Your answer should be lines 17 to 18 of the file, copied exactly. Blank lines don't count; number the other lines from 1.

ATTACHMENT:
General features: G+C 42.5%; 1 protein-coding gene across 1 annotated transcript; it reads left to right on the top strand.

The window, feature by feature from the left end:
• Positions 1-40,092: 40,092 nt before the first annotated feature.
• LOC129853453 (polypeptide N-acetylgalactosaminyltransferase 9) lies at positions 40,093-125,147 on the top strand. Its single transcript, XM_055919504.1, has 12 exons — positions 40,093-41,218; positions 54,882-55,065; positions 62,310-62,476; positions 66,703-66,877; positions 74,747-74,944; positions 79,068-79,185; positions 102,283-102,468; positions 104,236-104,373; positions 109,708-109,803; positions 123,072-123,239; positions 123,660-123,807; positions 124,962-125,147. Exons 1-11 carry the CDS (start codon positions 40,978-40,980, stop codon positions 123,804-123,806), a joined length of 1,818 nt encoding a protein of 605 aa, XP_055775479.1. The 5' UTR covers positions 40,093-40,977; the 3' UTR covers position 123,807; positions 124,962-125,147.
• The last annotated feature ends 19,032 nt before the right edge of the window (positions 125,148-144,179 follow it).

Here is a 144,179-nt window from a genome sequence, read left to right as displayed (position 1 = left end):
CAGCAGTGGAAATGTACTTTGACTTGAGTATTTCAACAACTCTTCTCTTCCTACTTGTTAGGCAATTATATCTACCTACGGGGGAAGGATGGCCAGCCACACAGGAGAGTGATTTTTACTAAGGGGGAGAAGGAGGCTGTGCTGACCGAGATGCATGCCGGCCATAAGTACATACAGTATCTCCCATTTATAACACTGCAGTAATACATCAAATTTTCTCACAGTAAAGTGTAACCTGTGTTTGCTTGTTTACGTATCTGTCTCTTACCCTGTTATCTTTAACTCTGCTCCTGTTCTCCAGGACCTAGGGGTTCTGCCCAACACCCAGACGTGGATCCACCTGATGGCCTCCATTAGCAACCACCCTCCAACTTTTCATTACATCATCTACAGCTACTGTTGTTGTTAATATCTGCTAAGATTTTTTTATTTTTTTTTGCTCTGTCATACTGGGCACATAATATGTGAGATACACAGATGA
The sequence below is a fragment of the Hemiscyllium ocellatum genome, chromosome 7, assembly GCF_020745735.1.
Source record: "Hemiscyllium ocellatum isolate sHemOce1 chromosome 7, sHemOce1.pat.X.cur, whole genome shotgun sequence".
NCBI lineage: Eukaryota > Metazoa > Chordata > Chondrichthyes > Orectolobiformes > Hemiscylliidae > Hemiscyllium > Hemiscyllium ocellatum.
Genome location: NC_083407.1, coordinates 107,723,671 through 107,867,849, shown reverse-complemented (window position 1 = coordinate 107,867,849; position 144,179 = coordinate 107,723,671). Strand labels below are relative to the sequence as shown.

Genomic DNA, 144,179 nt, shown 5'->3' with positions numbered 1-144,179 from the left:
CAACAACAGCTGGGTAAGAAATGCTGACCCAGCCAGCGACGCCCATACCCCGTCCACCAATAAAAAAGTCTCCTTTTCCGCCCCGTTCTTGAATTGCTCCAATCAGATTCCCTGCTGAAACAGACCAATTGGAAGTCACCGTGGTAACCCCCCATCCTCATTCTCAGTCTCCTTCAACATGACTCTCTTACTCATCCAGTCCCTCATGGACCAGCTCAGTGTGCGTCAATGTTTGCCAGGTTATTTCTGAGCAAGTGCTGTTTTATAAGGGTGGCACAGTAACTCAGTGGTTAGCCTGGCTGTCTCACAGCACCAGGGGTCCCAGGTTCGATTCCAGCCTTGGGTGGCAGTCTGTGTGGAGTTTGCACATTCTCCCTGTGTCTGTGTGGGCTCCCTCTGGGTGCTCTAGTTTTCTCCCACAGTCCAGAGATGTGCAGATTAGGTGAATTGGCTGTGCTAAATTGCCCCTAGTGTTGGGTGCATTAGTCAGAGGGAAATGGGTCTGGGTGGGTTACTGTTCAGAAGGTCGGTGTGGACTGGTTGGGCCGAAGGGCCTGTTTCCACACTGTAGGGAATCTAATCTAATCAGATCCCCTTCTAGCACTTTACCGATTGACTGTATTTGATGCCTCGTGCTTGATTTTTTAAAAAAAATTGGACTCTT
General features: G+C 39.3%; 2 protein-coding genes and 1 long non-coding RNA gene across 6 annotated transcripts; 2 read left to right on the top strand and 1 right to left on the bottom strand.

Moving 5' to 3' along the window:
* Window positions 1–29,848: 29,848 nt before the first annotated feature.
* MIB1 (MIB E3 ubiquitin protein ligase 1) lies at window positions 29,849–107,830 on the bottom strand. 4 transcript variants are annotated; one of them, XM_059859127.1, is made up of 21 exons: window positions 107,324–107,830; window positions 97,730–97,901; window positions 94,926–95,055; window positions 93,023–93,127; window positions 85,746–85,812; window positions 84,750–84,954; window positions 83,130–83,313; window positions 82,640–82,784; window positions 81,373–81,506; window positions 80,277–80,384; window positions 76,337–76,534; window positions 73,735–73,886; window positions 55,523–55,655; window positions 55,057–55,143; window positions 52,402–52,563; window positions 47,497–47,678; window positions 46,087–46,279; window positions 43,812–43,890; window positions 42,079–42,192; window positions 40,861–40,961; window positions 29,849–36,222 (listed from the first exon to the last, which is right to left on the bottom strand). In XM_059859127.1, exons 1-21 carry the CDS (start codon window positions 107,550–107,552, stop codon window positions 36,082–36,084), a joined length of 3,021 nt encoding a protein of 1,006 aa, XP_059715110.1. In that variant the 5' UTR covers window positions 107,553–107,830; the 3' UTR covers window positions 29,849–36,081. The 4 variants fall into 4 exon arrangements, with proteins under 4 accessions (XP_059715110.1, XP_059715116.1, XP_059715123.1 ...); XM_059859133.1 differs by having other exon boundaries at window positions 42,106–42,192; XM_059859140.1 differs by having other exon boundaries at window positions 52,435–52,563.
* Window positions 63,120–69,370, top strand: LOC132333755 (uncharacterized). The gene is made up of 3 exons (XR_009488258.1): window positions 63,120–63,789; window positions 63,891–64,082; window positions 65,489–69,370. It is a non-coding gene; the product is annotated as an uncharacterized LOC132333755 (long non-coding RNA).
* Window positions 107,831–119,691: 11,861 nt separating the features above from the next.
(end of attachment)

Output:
* MIB1 (MIB E3 ubiquitin protein ligase 1) lies at window positions 29,849–107,830 on the bottom strand. 4 transcript variants are annotated; one of them, XM_059859127.1, is made up of 21 exons: window positions 107,324–107,830; window positions 97,730–97,901; window positions 94,926–95,055; window positions 93,023–93,127; window positions 85,746–85,812; window positions 84,750–84,954; window positions 83,130–83,313; window positions 82,640–82,784; window positions 81,373–81,506; window positions 80,277–80,384; window positions 76,337–76,534; window positions 73,735–73,886; window positions 55,523–55,655; window positions 55,057–55,143; window positions 52,402–52,563; window positions 47,497–47,678; window positions 46,087–46,279; window positions 43,812–43,890; window positions 42,079–42,192; window positions 40,861–40,961; window positions 29,849–36,222 (listed from the first exon to the last, which is right to left on the bottom strand). In XM_059859127.1, exons 1-21 carry the CDS (start codon window positions 107,550–107,552, stop codon window positions 36,082–36,084), a joined length of 3,021 nt encoding a protein of 1,006 aa, XP_059715110.1. In that variant the 5' UTR covers window positions 107,553–107,830; the 3' UTR covers window positions 29,849–36,081. The 4 variants fall into 4 exon arrangements, with proteins under 4 accessions (XP_059715110.1, XP_059715116.1, XP_059715123.1 ...); XM_059859133.1 differs by having other exon boundaries at window positions 42,106–42,192; XM_059859140.1 differs by having other exon boundaries at window positions 52,435–52,563.
* Window positions 63,120–69,370, top strand: LOC132333755 (uncharacterized). The gene is made up of 3 exons (XR_009488258.1): window positions 63,120–63,789; window positions 63,891–64,082; window positions 65,489–69,370. It is a non-coding gene; the product is annotated as an uncharacterized LOC132333755 (long non-coding RNA).